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The People v. Cedric Stone

December 20, 2010

THE PEOPLE, PLAINTIFF AND RESPONDENT,
v.
CEDRIC STONE, DEFENDANT AND APPELLANT.



(Super. Ct. No. 09F07382)

The opinion of the court was delivered by: Robie, J.

P. v. Stone

CA3

NOT TO BE PUBLISHED

California Rules of Court, rule 8.1115(a), prohibits courts and parties from citing or relying on opinions not certified for publication or ordered published, except as specified by rule 8.1115(b). This opinion has not been certified for publication or ordered published for purposes of rule 8.1115.

A jury found defendant Cedric Stone guilty of felony vandalism and two counts of misdemeanor spousal battery. The trial court found true allegations that defendant had a prior robbery strike and had served three prior prison terms. The trial court struck two of the prison term findings and sentenced defendant to prison for 44 months. Defendant timely filed this appeal. He contends the trial court should have granted his Romero motion to strike the strike. (People v. Superior Court (Romero) (1996) 13 Cal.4th 497.) We reject this contention and affirm.

FACTS

The victim, defendant's wife, testified that on September 9, 2009, the couple lived with three children, and the victim was pregnant. The couple argued in the kitchen and defendant threw an empty plastic ketchup bottle at her and "hit my glasses off me." She denied telling an officer that defendant hit her skin. The victim told the 911 operator that defendant "threw a ketchup bottle at me and slapped my glasses off my face." A responding officer testified she reported defendant gave her an open-handed "slap across the face."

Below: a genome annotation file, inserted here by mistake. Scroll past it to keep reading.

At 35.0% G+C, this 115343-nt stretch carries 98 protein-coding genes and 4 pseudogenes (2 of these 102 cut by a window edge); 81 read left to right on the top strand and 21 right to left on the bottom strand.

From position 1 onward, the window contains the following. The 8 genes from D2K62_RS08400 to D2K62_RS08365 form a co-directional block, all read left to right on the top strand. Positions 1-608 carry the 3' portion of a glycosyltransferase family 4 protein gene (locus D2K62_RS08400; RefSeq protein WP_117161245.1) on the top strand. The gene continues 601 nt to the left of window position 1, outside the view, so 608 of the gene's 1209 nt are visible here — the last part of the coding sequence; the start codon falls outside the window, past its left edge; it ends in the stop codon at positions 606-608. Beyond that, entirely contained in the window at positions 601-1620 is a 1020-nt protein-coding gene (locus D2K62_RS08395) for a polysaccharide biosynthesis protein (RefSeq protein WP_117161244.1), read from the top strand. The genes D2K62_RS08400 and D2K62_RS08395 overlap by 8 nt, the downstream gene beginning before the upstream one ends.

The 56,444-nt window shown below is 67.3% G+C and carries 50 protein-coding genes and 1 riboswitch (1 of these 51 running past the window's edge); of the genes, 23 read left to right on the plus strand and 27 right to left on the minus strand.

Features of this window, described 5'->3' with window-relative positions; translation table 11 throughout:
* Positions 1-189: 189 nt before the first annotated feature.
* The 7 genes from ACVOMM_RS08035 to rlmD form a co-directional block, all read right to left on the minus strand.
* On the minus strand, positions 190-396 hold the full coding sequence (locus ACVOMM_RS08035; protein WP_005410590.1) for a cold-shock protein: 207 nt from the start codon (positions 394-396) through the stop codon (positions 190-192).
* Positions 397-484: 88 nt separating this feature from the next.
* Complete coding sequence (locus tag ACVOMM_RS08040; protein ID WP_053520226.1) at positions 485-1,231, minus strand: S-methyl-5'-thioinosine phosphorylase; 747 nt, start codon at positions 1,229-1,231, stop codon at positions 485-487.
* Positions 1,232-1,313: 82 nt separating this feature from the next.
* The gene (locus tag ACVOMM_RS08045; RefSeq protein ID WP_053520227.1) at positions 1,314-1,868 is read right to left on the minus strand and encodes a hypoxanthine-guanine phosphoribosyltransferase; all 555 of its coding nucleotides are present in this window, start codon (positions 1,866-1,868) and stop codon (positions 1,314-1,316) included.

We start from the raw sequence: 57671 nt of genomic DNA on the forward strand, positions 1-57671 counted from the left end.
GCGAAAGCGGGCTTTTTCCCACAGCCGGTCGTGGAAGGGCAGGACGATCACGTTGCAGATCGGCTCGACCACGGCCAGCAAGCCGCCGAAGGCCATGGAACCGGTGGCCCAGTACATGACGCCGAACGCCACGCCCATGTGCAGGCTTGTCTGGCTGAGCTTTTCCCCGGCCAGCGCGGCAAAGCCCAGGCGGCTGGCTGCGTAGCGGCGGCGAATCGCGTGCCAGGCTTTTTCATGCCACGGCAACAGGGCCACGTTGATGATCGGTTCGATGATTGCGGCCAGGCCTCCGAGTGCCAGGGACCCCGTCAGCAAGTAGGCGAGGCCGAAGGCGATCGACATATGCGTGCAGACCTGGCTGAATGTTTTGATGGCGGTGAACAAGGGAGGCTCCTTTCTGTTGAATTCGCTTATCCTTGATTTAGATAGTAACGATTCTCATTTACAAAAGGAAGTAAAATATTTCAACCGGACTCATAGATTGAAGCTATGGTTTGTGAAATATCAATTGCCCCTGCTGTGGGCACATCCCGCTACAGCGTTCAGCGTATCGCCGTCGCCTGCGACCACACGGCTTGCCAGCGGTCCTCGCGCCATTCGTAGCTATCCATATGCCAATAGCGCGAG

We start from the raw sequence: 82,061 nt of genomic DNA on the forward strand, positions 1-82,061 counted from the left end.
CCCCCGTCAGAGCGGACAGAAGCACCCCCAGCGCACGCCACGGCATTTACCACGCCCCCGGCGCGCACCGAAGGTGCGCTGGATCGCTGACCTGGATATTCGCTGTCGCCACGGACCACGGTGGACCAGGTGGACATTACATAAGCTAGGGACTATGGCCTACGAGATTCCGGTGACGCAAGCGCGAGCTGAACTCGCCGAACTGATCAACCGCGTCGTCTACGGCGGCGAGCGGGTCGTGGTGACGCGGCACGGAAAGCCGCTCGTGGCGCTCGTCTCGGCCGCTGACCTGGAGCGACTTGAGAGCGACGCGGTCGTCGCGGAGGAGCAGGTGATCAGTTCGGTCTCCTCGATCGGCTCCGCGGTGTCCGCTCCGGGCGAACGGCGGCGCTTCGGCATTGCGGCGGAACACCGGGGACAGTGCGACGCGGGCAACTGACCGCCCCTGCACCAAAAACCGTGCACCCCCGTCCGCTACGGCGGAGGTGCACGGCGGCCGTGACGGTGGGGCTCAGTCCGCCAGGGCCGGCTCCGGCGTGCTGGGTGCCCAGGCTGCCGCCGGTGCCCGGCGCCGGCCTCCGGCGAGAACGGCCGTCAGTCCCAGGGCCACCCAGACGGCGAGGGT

The victim testified that on September 27, 2009, she had been out of the hospital for about two days after a caesarian birth. She was mad at defendant because he had been out all night. He became angry when she told him her mother had thrown out a brush that he liked. Later, he cracked a large television screen with a car seat. The television had cost about $700 or $800. The victim was angry and chased defendant outside and said she would call the police. She ripped his shirt and he pushed her down, which scratched her knee. In a 911 call, she was crying and said he broke something in her house and pushed her down twice, she was "scratched up," and she felt like she had been cut under her arm. She testified her arm had not been injured and she told officers that she had ripped defendant's shirt during the fracas. However, when shown a photographic exhibit, she conceded it depicted a scratch on her arm. She had not mentioned ripping defendant's shirt in her written description of the incident, submitted in aid of a restraining order. A responding peace officer testified the victim had not mentioned ripping defendant's shirt.

The victim's mother testified that after defendant learned his brush had been thrown away, he threw a car seat into the television. She saw defendant push the victim down twice.

The parties stipulated that in 1998, defendant was convicted of misdemeanor domestic violence against R. W., the parent of his child.

DISCUSSION

I

Romero ...


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